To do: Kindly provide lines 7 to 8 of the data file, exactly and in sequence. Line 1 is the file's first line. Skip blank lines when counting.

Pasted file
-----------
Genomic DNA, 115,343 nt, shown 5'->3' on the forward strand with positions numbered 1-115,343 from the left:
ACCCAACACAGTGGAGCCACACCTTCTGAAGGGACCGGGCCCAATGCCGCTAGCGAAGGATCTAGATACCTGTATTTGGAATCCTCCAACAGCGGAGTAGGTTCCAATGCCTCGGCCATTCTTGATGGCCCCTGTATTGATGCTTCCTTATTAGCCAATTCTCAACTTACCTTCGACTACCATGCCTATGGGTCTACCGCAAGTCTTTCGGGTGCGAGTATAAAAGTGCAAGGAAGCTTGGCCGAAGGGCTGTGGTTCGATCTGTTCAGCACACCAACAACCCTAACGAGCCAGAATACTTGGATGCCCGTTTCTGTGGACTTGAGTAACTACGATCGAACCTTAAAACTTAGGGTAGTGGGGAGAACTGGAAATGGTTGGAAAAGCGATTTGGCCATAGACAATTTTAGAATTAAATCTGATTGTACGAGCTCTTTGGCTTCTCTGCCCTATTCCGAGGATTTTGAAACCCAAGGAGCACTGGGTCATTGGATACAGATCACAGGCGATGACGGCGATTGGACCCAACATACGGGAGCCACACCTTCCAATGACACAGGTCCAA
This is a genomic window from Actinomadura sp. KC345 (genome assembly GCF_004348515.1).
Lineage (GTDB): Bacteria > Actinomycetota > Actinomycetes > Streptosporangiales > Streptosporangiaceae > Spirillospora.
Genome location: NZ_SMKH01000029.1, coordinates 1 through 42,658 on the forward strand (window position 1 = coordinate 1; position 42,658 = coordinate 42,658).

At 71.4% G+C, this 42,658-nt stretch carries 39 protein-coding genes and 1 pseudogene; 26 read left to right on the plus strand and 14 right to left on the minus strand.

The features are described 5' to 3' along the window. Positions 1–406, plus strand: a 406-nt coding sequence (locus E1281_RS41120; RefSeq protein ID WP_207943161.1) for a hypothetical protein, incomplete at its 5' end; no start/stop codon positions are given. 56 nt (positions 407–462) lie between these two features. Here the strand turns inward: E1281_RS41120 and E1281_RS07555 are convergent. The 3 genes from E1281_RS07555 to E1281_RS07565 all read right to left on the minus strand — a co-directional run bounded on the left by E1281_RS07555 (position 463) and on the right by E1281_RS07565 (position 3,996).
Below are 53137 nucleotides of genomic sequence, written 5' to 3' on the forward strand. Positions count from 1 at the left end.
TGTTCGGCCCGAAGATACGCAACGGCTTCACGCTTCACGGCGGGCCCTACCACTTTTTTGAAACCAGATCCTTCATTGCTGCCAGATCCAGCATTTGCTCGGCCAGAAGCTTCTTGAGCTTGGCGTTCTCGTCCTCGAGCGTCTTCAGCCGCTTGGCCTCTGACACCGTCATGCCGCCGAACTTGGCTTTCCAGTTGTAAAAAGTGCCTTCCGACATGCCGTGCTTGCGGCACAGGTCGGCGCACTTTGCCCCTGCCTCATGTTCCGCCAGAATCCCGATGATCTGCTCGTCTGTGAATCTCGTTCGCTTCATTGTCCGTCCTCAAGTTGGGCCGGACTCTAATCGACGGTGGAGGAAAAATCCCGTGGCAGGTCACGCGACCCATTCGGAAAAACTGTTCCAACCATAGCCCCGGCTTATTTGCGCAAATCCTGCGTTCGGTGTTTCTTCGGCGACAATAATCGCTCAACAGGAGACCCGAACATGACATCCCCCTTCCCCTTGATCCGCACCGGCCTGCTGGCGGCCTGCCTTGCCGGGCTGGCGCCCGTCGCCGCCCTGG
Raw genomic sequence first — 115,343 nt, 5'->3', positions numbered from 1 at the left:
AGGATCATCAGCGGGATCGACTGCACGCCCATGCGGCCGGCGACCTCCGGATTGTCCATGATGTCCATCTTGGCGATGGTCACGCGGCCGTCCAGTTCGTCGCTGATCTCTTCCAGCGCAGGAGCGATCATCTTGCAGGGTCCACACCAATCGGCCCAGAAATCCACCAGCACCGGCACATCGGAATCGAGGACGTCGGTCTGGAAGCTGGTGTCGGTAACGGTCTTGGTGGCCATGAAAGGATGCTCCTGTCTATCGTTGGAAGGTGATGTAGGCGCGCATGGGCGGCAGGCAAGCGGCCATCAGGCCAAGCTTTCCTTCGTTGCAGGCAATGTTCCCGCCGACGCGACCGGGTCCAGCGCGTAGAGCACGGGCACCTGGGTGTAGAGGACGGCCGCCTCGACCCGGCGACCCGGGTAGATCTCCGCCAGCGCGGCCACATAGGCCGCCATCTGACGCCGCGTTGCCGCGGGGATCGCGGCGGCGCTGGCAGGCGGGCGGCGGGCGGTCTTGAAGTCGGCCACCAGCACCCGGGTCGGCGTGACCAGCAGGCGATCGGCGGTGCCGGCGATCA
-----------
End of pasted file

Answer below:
The features are described 5' to 3' along the window. Positions 1–406, plus strand: a 406-nt coding sequence (locus E1281_RS41120; RefSeq protein ID WP_207943161.1) for a hypothetical protein, incomplete at its 5' end; no start/stop codon positions are given. 56 nt (positions 407–462) lie between these two features. Here the strand turns inward: E1281_RS41120 and E1281_RS07555 are convergent. The 3 genes from E1281_RS07555 to E1281_RS07565 all read right to left on the minus strand — a co-directional run bounded on the left by E1281_RS07555 (position 463) and on the right by E1281_RS07565 (position 3,996).
Below are 53137 nucleotides of genomic sequence, written 5' to 3' on the forward strand. Positions count from 1 at the left end.